By 2015, education had fallen to under 5.0 of every 100 bachelor’s degrees, and health professions had grown to over 11.5 of every 100 bachelor’s degrees.

From 1987 to 2006 visual and performing arts saw its share of bachelor’s degrees grow steadily, and it has largely sustained its position since 2006 (fig. 7). Some degree programs categorized under visual and performing arts clearly belong to the academic humanities (art history and film studies, for example). Others signal student interest in hands-on creative work that results in tangible products or performances, whether with a professional aspiration or as a personal avocation (visual and performing arts includes degree programs in acting; dance; music performance; photography and cinematography; and studio arts and painting, sculpture, printmaking, ceramics, metal arts, and weaving). Student interest in these programs in the arts surely shares something in common with the appeal of creative writing that many English departments report draws students to the English major now.

Fig. 7.

Figure 8 breaks out English, history, and languages other than English to facilitate comparison of trends in the share of degree completions for these humanities fields with those for the six other areas of study that are the focus of this post.

Fig. 8.

The parallel trend lines for English and education may be related, given the historic ties between the undergraduate English major and student aspirations to careers in secondary school teaching. This conjecture returns us to the questions we began with: How do we make the case for the wide-ranging benefits study in the humanities offers for students’ lives and career prospects? And what terms do we use to refocus public discourse on the contributions a humanities education makes to the greater social good as well as to students’ individual economic and career success? To address these questions, we might start in the classroom, encouraging students to reflect with intention on how the academic work they are doing today is exercising capabilities that will serve them well tomorrow, both in their working lives and as citizens.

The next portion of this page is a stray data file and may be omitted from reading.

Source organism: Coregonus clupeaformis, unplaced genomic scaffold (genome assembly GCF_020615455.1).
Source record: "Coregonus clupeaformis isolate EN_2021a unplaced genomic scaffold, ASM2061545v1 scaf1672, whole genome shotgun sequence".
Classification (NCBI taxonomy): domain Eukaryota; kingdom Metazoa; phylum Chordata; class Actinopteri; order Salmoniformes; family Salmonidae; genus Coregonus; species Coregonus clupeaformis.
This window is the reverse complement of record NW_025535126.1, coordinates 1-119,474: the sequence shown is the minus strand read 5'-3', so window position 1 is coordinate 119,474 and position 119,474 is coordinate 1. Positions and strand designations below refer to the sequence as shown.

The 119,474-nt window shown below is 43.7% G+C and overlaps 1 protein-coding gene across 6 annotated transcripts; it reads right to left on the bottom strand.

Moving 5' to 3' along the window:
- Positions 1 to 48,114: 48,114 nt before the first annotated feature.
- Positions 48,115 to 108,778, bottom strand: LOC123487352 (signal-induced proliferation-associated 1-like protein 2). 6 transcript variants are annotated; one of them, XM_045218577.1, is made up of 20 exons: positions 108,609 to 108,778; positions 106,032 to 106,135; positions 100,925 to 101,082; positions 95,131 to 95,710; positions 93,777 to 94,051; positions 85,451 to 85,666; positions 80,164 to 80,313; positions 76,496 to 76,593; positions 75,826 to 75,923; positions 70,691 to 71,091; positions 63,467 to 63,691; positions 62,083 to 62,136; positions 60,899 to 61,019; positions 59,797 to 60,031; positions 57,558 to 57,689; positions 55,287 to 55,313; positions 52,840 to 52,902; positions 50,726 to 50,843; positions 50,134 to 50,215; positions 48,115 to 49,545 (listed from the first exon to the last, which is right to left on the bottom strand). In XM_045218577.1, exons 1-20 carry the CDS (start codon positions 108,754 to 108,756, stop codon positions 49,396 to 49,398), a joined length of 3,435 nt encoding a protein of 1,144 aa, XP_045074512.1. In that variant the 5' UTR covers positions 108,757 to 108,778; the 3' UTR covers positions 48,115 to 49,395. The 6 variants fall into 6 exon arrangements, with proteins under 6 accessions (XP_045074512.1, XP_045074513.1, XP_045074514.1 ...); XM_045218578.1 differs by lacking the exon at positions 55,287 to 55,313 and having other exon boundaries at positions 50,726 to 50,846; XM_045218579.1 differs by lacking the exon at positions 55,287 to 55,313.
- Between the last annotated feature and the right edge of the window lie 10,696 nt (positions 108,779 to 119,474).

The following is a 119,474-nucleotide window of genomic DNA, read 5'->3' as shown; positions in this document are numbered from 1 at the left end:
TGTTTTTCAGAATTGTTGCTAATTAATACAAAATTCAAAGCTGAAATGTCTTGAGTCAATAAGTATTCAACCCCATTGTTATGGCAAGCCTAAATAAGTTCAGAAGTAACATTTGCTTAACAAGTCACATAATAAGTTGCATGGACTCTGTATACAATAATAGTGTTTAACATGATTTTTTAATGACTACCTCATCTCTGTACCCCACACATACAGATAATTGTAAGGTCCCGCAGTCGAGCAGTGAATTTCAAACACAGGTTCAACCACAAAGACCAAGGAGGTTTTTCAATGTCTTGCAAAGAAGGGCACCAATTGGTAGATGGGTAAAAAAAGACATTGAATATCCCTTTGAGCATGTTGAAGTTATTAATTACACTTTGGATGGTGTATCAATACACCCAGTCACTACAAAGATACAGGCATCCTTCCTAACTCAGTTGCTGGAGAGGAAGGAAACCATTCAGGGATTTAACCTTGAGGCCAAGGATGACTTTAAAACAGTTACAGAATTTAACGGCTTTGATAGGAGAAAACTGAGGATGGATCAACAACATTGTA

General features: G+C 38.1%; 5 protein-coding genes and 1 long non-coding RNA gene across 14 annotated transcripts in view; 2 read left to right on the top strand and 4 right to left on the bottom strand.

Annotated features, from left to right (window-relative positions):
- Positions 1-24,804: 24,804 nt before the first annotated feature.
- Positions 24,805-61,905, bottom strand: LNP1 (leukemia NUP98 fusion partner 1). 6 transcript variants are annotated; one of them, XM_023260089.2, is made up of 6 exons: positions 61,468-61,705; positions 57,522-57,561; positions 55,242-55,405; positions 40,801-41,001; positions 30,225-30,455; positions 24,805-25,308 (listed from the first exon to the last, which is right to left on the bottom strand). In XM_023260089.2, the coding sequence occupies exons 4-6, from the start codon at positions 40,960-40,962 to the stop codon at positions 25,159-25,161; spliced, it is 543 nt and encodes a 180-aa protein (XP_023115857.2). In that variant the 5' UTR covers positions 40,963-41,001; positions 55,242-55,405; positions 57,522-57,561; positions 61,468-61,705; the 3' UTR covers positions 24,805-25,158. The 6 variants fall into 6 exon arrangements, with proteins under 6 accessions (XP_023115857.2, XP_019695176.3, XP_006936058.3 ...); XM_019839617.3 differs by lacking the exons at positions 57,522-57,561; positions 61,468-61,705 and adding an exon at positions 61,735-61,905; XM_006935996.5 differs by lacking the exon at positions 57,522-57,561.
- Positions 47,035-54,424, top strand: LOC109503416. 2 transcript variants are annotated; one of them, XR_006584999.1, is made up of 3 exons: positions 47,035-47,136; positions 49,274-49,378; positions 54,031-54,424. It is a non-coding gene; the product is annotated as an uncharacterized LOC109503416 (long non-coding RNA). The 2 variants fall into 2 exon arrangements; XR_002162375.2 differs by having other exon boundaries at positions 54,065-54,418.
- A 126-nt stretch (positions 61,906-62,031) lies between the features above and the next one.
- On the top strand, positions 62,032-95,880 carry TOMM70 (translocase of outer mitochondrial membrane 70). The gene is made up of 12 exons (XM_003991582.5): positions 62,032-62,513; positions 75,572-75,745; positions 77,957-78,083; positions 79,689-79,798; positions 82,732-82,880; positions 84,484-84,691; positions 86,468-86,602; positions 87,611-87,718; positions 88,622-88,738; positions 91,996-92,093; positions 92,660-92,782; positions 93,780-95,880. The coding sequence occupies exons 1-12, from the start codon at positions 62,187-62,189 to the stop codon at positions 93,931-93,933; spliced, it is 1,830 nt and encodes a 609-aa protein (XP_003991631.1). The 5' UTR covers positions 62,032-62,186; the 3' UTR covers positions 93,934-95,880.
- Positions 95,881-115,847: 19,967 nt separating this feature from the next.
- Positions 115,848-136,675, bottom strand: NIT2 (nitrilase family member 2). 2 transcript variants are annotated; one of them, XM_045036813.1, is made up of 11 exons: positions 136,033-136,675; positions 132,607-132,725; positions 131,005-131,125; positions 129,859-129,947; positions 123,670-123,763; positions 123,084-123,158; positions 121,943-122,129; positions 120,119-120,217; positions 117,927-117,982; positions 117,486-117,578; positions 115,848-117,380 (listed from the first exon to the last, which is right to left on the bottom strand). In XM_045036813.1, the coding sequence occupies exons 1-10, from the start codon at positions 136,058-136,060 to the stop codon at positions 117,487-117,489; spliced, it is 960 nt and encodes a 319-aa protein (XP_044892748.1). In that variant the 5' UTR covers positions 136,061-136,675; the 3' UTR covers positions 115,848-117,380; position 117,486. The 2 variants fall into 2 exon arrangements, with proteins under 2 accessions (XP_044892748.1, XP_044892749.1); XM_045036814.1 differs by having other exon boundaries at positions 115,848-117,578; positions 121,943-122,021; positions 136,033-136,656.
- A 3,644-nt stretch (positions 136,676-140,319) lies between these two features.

David Laurence

The National Science Foundation’s WebCASPAR Web site provides easy access to time-series data on degree completions, compiled from the degree completions component of the United States Department of Education’s IPEDS survey series. The WebCASPAR interface allows users to specify a wide range of variables and levels of granularity, from degree levels (associate to doctorate) to individual institutions or groups of institutions to national data in the aggregate. WebCASPAR completions totals include United States territories and outlying areas along with the fifty states and the District of Columbia. The figures in this post were created by the author from queries to WebCASPAR that asked for bachelor’s degree completions from 1987 to 2015 by two-digit CIP code and for bachelor’s degree completions from 1966 to 2015 by detailed academic discipline. Derivative calculations, such as the number of degrees per 100, are the author’s.

The Upward Trend in Modern Language PhD Production: Findings from the 2015 Survey of Earned Doctorates

The National Science Foundation has released data tables for the 2015 Survey of Earned Doctorates (SED), the federal government’s annual census of new graduates from the nation’s research doctoral programs. In the academic year 2014–15, modern language programs awarded degrees to 1,281 doctorate recipients in English and to 823 in modern languages other than English. The 1,281 graduates from English doctoral programs comes close to the recent high of 1,286, reached in 2012. While the 823 graduates from doctoral programs in other modern languages is substantially below the recent high of 919 reached in 2013, there has been an upward trend in the production of PhDs in both English and other modern languages over the eleven-year period 2005–15 (fig. 1).

Fig. 1.

The increases since 2009 are particularly concerning, given the severe contraction of entry-level professorial rank positions that has marked the same years. Figure 2 shows the SED counts for PhD recipients in English and other modern languages from 2005 to 2015 against the trend lines for ads for full-time assistant professors in the MLA Job Information List over the same years. Over the six years 2010–15, PhD production in English has averaged 14.6% higher than the average for the previous five years, 2005–09, while ads for assistant professors have averaged 37.6% fewer. In other modern languages, the number of doctorate recipients averaged 11.1% higher over the six years 2010–15, while ads for assistant professors averaged 33.7% fewer.

Fig. 2.